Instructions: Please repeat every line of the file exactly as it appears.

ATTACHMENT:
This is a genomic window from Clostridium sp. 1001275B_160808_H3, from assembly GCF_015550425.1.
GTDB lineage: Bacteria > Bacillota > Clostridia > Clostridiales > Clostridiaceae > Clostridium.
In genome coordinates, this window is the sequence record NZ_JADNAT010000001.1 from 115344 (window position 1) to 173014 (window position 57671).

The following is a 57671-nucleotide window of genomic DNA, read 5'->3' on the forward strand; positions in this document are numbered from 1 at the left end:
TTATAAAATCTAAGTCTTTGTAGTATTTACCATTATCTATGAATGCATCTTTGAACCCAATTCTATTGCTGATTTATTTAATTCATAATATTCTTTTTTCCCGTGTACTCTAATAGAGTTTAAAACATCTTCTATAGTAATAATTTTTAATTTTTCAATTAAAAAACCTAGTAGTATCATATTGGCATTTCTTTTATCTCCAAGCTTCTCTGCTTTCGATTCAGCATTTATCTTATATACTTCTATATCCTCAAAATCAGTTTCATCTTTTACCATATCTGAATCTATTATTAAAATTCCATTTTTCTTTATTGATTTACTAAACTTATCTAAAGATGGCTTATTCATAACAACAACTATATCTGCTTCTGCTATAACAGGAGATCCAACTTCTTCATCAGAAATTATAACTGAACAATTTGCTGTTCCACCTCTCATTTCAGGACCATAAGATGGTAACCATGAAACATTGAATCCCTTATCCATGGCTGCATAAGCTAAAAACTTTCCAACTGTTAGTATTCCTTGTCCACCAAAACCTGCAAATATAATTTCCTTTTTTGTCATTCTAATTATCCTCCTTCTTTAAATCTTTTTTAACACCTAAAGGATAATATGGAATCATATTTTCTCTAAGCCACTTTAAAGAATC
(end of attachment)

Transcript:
This is a genomic window from Clostridium sp. 1001275B_160808_H3, from assembly GCF_015550425.1.
GTDB lineage: Bacteria > Bacillota > Clostridia > Clostridiales > Clostridiaceae > Clostridium.
In genome coordinates, this window is the sequence record NZ_JADNAT010000001.1 from 115344 (window position 1) to 173014 (window position 57671).

The following is a 57671-nucleotide window of genomic DNA, read 5'->3' on the forward strand; positions in this document are numbered from 1 at the left end:
TTATAAAATCTAAGTCTTTGTAGTATTTACCATTATCTATGAATGCATCTTTGAACCCAATTCTATTGCTGATTTATTTAATTCATAATATTCTTTTTTCCCGTGTACTCTAATAGAGTTTAAAACATCTTCTATAGTAATAATTTTTAATTTTTCAATTAAAAAACCTAGTAGTATCATATTGGCATTTCTTTTATCTCCAAGCTTCTCTGCTTTCGATTCAGCATTTATCTTATATACTTCTATATCCTCAAAATCAGTTTCATCTTTTACCATATCTGAATCTATTATTAAAATTCCATTTTTCTTTATTGATTTACTAAACTTATCTAAAGATGGCTTATTCATAACAACAACTATATCTGCTTCTGCTATAACAGGAGATCCAACTTCTTCATCAGAAATTATAACTGAACAATTTGCTGTTCCACCTCTCATTTCAGGACCATAAGATGGTAACCATGAAACATTGAATCCCTTATCCATGGCTGCATAAGCTAAAAACTTTCCAACTGTTAGTATTCCTTGTCCACCAAAACCTGCAAATATAATTTCCTTTTTTGTCATTCTAATTATCCTCCTTCTTTAAATCTTTTTTAACACCTAAAGGATAATATGGAATCATATTTTCTCTAAGCCACTTTAAAGAATC